|Editor Rating:||7/10, based on 2 reviews|
|User Rating:||8.0/10 - 1 vote|
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Dragon Valor, loosely based on the old arcade game Dragonbuster, seems to avoid categorization. Strength and defense statistics, along with magic and the medieval setting, create an RPG feel to a certain extent, but the gameplay is firmly action-based: You duck, jump, run and (of course) attack your way through the scrolling platform levels. Defending is simple enough--don't hit a button, and you automatically block. The stripped-down statistics system is pretty plain too: hit points, magic points, strength and defense. Defeated enemies leave booty behind, money or items you can use to boost your stats, or recover your magic and hit points. Dragon Valor mixes elements from a number of genres, but in the end feels like a hack-and-slash platformer more than anything else.
The plot follows a family of dragon hunters. The main character, Clovis (yup, that's really his name and no, he doesn't live in a trailer) is understandably upset when his sister is murdered by a dragon. Bent on revenge, he sets out to kill as many of the big lizards as he can find.
But fighting dragons isn't the only kind of action he's looking for. During his travels, Clovis meets a pair of ladies, and you get to choose which one he will marry. Your decision affects the next chapter of the game, where Clovis' son carries on his father's quest for vengeance against those overgrown lizards (see sidebar for more details).
The dragons appear in amazing detail during the introductory FMV, and some of the spell effects (especially invisibility) are truly impressive. Unfortunately, most of the graphics seem pretty dull for a modern PlayStation title. The lack of camera control also gave us a few problems in the previewable version--it's tough to jump around on 3D platforms without it.
Still, there's a surprising lack of action RPGs for Sony's system--just Vagrant Story, Alundra and...not much else worth mentioning. Dragon Valor does introduce a few intriguing new elements; whether or not it has the overall gameplay to back them up remains to be seen.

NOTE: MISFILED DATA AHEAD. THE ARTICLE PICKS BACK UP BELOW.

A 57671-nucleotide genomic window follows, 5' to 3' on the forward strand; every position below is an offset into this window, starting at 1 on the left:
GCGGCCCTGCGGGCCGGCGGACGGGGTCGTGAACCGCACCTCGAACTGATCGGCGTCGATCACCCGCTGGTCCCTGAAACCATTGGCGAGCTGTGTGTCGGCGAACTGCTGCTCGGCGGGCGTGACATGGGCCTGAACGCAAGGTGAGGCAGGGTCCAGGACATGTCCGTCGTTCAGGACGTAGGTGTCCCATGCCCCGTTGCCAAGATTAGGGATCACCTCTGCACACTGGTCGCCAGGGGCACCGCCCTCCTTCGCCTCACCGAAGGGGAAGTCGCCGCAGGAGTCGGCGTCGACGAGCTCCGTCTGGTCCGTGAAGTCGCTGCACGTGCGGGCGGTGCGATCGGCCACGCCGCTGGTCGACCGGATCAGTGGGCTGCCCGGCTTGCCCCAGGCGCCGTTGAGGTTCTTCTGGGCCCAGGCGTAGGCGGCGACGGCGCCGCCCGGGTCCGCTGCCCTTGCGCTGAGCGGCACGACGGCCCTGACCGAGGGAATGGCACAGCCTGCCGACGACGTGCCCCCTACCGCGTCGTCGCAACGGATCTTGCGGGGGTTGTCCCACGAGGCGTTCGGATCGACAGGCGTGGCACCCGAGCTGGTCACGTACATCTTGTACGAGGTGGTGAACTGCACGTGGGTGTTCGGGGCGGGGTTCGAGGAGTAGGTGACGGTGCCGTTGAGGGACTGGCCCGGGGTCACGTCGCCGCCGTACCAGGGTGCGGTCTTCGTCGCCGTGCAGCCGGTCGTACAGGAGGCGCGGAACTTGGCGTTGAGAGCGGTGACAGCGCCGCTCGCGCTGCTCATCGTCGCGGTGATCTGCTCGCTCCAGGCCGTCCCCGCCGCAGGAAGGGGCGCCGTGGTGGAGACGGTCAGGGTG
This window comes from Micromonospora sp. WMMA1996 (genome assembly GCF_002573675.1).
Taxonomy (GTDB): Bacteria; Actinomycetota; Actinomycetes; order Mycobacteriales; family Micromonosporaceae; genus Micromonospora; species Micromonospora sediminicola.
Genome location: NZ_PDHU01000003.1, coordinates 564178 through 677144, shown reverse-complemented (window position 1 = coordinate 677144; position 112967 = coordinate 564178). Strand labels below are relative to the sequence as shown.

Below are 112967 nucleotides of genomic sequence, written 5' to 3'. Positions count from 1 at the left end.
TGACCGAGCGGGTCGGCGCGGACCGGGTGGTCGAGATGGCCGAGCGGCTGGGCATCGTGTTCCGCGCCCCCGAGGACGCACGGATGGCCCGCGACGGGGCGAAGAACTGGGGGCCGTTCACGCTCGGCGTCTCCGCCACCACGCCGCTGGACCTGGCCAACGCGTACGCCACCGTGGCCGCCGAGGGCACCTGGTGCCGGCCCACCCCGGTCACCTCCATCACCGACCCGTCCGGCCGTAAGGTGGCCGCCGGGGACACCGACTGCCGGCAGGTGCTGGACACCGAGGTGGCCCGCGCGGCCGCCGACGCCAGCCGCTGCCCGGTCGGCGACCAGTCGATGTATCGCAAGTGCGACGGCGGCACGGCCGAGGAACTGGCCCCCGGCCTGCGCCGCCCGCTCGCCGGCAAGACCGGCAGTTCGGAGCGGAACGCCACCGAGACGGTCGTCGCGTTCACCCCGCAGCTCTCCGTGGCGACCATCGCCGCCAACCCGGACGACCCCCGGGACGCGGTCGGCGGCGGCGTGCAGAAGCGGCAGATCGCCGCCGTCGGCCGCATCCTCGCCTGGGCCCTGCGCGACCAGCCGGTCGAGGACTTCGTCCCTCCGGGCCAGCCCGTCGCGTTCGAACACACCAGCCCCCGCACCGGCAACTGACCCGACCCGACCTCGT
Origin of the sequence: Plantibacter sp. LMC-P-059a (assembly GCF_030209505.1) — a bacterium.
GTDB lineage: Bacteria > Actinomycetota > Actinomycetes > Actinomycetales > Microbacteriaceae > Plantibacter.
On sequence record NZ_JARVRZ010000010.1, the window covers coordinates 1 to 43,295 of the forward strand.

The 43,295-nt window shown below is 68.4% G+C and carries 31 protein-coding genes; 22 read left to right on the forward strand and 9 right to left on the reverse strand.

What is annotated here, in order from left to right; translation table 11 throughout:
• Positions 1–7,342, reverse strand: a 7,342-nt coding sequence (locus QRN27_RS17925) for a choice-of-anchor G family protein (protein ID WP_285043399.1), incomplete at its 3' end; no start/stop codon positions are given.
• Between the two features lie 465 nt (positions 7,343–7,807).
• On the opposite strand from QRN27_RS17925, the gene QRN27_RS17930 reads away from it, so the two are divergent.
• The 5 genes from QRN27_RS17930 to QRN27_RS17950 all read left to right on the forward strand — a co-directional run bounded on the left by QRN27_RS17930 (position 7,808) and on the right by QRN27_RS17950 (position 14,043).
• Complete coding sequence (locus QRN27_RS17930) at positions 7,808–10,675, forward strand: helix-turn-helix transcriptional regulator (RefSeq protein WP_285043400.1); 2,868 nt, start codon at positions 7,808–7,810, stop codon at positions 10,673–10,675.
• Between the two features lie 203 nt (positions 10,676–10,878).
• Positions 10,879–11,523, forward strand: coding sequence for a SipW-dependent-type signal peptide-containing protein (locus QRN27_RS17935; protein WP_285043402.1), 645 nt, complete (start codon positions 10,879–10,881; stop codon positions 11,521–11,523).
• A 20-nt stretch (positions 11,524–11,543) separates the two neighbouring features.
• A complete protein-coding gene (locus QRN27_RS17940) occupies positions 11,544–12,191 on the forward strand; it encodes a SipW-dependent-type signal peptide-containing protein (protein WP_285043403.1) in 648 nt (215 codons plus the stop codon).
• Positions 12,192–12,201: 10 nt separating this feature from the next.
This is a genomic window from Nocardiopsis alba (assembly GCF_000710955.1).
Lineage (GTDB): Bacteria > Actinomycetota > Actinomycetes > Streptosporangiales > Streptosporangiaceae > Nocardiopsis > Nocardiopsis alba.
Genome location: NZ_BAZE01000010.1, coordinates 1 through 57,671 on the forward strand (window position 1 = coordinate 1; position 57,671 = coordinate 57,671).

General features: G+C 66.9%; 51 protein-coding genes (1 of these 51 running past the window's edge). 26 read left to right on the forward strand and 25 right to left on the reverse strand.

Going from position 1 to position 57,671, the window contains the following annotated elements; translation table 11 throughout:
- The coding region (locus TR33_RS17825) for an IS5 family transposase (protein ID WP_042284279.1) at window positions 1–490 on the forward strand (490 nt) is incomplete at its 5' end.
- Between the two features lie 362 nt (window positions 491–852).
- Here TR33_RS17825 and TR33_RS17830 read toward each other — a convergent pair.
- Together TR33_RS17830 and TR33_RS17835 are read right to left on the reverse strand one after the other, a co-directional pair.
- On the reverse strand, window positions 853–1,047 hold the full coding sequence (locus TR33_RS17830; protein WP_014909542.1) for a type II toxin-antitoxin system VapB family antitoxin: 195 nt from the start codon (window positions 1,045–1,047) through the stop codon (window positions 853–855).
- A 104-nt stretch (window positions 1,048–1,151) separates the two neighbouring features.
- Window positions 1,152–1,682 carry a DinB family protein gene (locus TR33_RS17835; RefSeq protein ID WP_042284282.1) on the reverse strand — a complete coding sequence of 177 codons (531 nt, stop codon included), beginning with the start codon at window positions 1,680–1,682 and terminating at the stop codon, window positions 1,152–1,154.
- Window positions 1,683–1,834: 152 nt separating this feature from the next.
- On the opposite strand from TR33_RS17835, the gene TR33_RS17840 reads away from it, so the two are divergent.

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With all the attention Namco's fighting games have been getting recently, one might forget the fact that they actually make games other than fighters and racers. A far cry from Soul Calibur, the upcoming Dragon Valor is reminiscent of Square's 1998 action-RPG Brave Fencer Musashiden.
The branching story line tells the tale of Clovis, a man on a quest to avenge the loss of his sister and hometown to Rage, the dragon. For the duration of the first chapter, you assume the role of Clovis. Depending on your actions here, you'll meet up with one of two women. After this chapter, you control your son (whose name depends on who you marry), who was the result of the aforementioned meeting. The abilities of your son as well as the dragons you encounter during the game depend on how well you performed as Clovis.
The basic gameplay can be best described as a combination of Brave Fencer Musashiden and Zelda 64. Within the many dungeons are puzzles that must be solved in order to progress. Most of these puzzles are fairly simple and involve moving large blocks over switches to open gates. Clovis and Clovis, Jr. have a variety of physical sword attacks, including a three-hit combo, a dashing thrust and a Zelda-esque charged swirl attack.
Upon defeating boss characters, you acquire colored books granting you eight different forms of magic: heal, fire, thunder, ice, defense, stealth, vortex and mine. When enemies expire, they leave behind money called Val. You can use the Val you collect to purchase and sell items, MP or HP in various shops throughout the game.
The biggest difficulty gamers will have to overcome is the camera system. While not a completely static camera, you can't control the angle at which you view the action. This could lead to missing important power-ups and Val or being unable to see an incoming enemy attack (missing platforms and plunging into the lava below is also a bit frustrating). Dragon Valor has already been released in Japan, and is set for a May release in the U.S. If you've been looking for a Zelda-type game on the PS and weren't satisfied with Legacy of Kain, Dragon Valor may be worth checking out.